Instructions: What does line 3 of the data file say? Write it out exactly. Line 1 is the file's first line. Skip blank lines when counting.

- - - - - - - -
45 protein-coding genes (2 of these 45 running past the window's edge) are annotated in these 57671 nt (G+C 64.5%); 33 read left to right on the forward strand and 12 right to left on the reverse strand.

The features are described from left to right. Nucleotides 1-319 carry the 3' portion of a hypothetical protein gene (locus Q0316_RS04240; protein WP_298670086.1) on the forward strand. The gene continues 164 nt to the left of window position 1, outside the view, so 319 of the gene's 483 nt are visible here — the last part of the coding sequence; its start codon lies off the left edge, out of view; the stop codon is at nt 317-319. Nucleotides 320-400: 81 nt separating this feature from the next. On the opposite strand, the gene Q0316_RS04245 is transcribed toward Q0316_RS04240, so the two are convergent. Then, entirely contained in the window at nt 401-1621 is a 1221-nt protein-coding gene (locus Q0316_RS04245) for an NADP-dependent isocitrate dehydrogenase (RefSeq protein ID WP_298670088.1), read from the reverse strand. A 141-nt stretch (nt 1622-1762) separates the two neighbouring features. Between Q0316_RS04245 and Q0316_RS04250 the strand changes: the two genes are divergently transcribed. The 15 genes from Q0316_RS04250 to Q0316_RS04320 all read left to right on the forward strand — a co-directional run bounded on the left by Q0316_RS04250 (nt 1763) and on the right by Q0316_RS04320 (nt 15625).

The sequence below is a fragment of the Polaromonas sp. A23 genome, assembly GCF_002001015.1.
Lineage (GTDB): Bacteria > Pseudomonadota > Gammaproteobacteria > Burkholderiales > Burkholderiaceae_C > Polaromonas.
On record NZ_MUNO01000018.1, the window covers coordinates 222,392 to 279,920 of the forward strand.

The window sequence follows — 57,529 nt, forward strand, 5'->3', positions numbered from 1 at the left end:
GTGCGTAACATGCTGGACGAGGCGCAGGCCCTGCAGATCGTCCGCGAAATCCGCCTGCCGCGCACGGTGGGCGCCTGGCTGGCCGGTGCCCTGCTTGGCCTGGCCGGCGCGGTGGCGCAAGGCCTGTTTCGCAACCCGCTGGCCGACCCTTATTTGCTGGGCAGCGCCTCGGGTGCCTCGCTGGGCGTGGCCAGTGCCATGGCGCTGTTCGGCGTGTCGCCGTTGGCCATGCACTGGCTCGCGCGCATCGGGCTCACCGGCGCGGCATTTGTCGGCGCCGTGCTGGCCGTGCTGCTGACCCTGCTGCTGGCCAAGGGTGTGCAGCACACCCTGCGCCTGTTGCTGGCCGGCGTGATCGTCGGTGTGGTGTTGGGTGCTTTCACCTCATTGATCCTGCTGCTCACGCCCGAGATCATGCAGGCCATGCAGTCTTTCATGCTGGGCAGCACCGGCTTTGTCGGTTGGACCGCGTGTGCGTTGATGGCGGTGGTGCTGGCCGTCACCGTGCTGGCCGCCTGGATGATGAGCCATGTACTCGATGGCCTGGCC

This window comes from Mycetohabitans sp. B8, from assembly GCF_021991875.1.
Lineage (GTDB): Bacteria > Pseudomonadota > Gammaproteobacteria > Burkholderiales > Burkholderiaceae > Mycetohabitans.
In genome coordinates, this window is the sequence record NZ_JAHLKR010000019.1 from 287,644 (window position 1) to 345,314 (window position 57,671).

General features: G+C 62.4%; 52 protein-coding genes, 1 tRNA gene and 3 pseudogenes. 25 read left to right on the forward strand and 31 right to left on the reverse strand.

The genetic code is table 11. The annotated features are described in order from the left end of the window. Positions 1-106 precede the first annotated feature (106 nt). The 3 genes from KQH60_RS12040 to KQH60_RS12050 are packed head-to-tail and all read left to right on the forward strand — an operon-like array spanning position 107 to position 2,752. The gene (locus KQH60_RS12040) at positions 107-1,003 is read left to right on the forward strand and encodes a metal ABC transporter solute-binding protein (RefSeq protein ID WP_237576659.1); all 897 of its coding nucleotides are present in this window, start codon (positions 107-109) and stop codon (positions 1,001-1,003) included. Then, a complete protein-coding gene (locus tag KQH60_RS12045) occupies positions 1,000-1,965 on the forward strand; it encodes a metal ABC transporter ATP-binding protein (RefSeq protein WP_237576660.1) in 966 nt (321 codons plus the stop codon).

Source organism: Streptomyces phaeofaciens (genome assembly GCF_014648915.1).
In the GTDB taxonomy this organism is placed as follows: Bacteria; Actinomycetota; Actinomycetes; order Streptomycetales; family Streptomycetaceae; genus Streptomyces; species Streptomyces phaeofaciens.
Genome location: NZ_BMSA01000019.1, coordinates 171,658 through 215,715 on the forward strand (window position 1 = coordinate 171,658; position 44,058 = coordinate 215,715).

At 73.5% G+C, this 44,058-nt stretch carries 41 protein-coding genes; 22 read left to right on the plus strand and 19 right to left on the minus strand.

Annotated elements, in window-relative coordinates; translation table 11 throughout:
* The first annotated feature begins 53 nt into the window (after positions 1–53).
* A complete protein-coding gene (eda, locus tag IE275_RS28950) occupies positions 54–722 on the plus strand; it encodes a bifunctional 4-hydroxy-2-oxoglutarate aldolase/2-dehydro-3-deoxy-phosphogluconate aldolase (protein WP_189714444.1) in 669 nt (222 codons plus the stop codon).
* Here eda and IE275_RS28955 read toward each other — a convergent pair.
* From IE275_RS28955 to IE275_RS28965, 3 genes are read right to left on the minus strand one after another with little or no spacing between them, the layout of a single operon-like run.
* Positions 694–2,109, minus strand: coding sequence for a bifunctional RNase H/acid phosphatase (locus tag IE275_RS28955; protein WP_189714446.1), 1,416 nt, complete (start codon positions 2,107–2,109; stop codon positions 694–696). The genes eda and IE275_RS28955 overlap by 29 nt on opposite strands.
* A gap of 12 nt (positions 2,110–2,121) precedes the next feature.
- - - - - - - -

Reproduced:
The sequence below is a fragment of the Polaromonas sp. A23 genome, assembly GCF_002001015.1.